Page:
Alston said this “punitive approach” was “utterly inconsistent” with the “social underpinnings” of both people’s human rights and the “British sense of community and the values of justice and fairness”.
Although his report focused on the social security system, particularly universal credit, he also pointed to the real-terms cuts of 49 per cent in government funding faced by local authorities from 2010-11 to 2017-18, alongside a rise in demand for social services.
He said: “As I toured the country, I was told time and again about important public services being pared down, the loss of institutions that would have previously protected vulnerable people, social care services that are at a breaking point, and local government and devolved administrations stretched far too thin.”
Asked in parliament on Monday about the report’s findings on disability, the minister for disabled people, Sarah Newton, said the government was “putting in place record levels of funding to support people with disabilities”.
She said: “I published a very full response to the previous UN report [by the UN’s committee on the rights of persons with disabilities], and I utterly repudiate the conclusion that this country does not support disabled people.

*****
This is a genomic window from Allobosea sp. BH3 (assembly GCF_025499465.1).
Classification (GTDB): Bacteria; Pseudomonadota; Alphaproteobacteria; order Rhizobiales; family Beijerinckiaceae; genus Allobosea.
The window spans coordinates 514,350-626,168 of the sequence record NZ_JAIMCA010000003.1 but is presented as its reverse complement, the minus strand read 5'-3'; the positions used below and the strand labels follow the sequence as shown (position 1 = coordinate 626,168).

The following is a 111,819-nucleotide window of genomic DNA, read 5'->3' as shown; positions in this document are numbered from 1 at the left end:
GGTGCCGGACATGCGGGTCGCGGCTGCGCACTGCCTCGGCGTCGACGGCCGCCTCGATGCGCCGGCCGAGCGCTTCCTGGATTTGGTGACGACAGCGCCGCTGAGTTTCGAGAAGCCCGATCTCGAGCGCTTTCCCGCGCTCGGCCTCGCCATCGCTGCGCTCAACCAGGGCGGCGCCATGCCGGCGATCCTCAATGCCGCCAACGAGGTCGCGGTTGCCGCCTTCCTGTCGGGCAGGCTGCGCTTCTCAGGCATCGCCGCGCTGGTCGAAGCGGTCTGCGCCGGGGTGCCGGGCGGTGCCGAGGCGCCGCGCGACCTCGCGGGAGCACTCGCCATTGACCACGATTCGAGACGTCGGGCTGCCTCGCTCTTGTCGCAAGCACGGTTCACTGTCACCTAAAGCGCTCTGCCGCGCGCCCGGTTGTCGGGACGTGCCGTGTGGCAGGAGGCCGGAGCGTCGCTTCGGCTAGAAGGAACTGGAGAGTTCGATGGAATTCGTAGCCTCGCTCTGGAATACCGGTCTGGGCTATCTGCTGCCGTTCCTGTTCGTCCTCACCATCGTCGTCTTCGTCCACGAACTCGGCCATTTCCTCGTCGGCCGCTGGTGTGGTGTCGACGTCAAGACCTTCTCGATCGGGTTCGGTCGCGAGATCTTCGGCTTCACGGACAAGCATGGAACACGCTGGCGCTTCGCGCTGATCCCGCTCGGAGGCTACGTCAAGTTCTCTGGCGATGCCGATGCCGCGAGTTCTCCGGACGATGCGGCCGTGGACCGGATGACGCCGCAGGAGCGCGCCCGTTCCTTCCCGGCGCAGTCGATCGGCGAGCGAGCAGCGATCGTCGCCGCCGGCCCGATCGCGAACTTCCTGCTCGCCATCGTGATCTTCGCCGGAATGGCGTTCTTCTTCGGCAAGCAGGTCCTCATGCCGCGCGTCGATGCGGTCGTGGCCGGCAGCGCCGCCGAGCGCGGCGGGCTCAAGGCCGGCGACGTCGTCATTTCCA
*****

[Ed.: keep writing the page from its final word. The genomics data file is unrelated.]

“I am determined to make sure that every disabled person in our country has the opportunity to fulfil their potential.”
Asked by Marsha de Cordova, Labour’s shadow minister for disabled people, about the sanctions regime and the “hostile environment” the government had created for disabled people, Newton claimed wrongly that Alston had stated that no benefit decisions at all were overturned at the internal review, or mandatory reconsideration, stage (see separate story).
Newton said: “The benefit system is there to provide personalised and tailored support for its recipients.
“We have undertaken a huge number of independent reviews of our benefit system and we do not hesitate in making improvements when they are identified.”
Alston will present a full report to the UN Human Rights Council in June.
News provided by John Pring at www.disabilitynewsservice.com